Thought this would be like other "English" style mysteries I've read. Not. Material covered around one hundred fifty years and it felt like I'd lived every year by the time I read the last page. Won't give away the book's finish, but it was very apparent from the first few chapters what the dreadful secret was.
With "The Blood Doctor", Ruth Rendell writes as Barbara Vine. I usually love anything written by Rendell but this book was a disappointment. For one, a good part of the book was about British government which I had trouble following. It had something to do with granting and taking away Lord titles which has no correlation to our government.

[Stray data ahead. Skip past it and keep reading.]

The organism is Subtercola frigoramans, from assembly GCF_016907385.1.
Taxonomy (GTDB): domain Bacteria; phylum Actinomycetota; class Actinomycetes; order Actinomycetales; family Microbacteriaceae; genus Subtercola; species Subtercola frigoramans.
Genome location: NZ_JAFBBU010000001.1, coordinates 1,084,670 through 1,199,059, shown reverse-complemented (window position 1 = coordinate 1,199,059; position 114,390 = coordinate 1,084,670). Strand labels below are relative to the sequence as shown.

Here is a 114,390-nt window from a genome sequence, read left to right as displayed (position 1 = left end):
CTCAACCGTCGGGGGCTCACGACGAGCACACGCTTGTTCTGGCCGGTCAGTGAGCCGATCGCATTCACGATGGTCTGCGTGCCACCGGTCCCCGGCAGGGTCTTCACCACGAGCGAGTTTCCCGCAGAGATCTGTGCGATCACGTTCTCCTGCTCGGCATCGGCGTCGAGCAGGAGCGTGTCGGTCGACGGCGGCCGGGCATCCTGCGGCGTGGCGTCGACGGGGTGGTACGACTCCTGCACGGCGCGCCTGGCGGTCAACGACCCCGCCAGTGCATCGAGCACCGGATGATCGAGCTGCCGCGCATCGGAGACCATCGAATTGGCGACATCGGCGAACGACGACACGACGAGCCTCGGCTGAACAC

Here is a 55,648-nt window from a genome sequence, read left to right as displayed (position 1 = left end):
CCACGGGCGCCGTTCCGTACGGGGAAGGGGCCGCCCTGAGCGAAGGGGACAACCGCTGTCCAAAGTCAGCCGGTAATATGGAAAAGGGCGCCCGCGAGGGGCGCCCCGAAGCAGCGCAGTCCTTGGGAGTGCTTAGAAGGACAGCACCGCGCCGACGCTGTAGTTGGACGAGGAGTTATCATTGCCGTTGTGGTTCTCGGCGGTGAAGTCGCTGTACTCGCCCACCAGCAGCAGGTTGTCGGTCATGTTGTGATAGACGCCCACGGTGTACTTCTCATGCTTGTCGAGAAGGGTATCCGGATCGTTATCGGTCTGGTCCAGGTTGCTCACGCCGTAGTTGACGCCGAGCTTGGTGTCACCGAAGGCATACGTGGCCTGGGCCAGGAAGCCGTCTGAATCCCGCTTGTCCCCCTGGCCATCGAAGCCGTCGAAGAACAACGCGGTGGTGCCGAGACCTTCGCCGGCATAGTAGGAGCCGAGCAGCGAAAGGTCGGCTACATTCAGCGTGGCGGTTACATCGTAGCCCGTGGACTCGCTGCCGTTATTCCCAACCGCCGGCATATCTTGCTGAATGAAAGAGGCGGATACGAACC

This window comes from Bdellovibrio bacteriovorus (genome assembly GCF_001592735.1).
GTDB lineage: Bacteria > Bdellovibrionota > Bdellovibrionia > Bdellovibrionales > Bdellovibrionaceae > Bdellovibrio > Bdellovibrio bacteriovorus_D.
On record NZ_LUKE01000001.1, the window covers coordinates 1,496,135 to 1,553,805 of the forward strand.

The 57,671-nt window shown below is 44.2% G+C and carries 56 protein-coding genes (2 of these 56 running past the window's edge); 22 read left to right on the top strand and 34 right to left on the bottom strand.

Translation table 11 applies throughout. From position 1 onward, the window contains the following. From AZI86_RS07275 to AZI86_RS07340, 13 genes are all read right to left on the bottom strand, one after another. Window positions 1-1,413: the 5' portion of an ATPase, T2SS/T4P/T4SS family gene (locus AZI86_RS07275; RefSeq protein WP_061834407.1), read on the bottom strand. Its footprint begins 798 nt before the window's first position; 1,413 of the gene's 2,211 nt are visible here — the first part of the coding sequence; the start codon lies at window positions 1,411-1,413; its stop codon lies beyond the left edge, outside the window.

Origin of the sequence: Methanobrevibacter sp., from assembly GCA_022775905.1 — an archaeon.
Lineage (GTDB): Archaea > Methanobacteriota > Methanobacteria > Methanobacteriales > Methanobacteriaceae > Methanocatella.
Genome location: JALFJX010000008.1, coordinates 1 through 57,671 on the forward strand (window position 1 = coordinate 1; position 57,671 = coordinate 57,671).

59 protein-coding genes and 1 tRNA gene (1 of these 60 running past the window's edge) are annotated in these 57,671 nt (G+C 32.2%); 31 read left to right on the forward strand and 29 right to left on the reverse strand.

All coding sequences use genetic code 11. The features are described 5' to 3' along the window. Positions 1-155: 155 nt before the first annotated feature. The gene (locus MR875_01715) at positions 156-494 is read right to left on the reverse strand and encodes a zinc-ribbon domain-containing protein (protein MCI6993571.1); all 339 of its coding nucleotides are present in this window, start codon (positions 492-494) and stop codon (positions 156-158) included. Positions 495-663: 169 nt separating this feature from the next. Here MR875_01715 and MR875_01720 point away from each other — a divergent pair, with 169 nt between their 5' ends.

"Lord" Henry Nanther is married to Jude, a woman obsessed with getting pregnant. Just as tedious as the government details was the geneological material Henry puts together to understand his famous great-great-great grandfather, also Henry Nanther. Because of his work and research with hemophilia, Henry was made a "Lord" by Queen Victoria. The present day Henry senses something sinister about his relative as he gets closer to the end of the biography he's writing. If you love biology, then you'll love this book. It goes into details about hemophilial, how it's transmitted and how it's contained. I had no such interest and felt it slowed the story down. None of the characters are very likeable either. For me, only Henry held pity as he succumbs to Jude's baby obsession despite his negative feelings. This is really a book about obsession. The first Henry was obsessed with finding a cure for hemophilia as well as becoming famous; Jude is obsessed with having a baby; and, Henry is obsessed with Jude.